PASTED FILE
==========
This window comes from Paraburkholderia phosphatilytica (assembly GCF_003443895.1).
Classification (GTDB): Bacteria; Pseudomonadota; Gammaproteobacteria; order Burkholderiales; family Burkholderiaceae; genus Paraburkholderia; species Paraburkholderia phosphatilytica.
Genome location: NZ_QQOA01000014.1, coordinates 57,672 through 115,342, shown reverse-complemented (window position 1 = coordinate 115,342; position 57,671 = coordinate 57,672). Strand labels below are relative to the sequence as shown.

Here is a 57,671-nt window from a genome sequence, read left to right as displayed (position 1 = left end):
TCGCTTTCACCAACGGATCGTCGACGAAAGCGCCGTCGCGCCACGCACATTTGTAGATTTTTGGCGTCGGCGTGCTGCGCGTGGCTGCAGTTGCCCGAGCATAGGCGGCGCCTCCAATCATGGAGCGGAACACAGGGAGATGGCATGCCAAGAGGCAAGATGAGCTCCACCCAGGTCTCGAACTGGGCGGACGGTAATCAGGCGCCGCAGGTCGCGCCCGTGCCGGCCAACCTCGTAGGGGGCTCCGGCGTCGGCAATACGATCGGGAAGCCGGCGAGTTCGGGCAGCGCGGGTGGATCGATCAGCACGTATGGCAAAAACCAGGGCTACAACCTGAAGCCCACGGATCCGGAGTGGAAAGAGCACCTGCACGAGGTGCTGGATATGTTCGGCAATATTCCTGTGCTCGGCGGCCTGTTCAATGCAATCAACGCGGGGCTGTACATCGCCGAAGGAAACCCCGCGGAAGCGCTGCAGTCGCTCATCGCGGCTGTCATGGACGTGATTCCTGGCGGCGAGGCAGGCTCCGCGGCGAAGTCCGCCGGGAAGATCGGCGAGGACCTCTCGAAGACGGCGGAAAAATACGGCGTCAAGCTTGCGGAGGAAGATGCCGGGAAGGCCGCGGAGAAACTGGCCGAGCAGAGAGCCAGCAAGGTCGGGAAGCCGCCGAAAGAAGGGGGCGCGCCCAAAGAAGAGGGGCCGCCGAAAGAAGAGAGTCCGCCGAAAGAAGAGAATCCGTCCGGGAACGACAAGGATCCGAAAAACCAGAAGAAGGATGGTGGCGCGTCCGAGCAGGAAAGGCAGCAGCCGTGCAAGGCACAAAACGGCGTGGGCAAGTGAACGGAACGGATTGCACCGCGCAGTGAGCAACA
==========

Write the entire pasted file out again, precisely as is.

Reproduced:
This window comes from Paraburkholderia phosphatilytica (assembly GCF_003443895.1).
Classification (GTDB): Bacteria; Pseudomonadota; Gammaproteobacteria; order Burkholderiales; family Burkholderiaceae; genus Paraburkholderia; species Paraburkholderia phosphatilytica.
Genome location: NZ_QQOA01000014.1, coordinates 57,672 through 115,342, shown reverse-complemented (window position 1 = coordinate 115,342; position 57,671 = coordinate 57,672). Strand labels below are relative to the sequence as shown.

Here is a 57,671-nt window from a genome sequence, read left to right as displayed (position 1 = left end):
TCGCTTTCACCAACGGATCGTCGACGAAAGCGCCGTCGCGCCACGCACATTTGTAGATTTTTGGCGTCGGCGTGCTGCGCGTGGCTGCAGTTGCCCGAGCATAGGCGGCGCCTCCAATCATGGAGCGGAACACAGGGAGATGGCATGCCAAGAGGCAAGATGAGCTCCACCCAGGTCTCGAACTGGGCGGACGGTAATCAGGCGCCGCAGGTCGCGCCCGTGCCGGCCAACCTCGTAGGGGGCTCCGGCGTCGGCAATACGATCGGGAAGCCGGCGAGTTCGGGCAGCGCGGGTGGATCGATCAGCACGTATGGCAAAAACCAGGGCTACAACCTGAAGCCCACGGATCCGGAGTGGAAAGAGCACCTGCACGAGGTGCTGGATATGTTCGGCAATATTCCTGTGCTCGGCGGCCTGTTCAATGCAATCAACGCGGGGCTGTACATCGCCGAAGGAAACCCCGCGGAAGCGCTGCAGTCGCTCATCGCGGCTGTCATGGACGTGATTCCTGGCGGCGAGGCAGGCTCCGCGGCGAAGTCCGCCGGGAAGATCGGCGAGGACCTCTCGAAGACGGCGGAAAAATACGGCGTCAAGCTTGCGGAGGAAGATGCCGGGAAGGCCGCGGAGAAACTGGCCGAGCAGAGAGCCAGCAAGGTCGGGAAGCCGCCGAAAGAAGGGGGCGCGCCCAAAGAAGAGGGGCCGCCGAAAGAAGAGAGTCCGCCGAAAGAAGAGAATCCGTCCGGGAACGACAAGGATCCGAAAAACCAGAAGAAGGATGGTGGCGCGTCCGAGCAGGAAAGGCAGCAGCCGTGCAAGGCACAAAACGGCGTGGGCAAGTGAACGGAACGGATTGCACCGCGCAGTGAGCAACA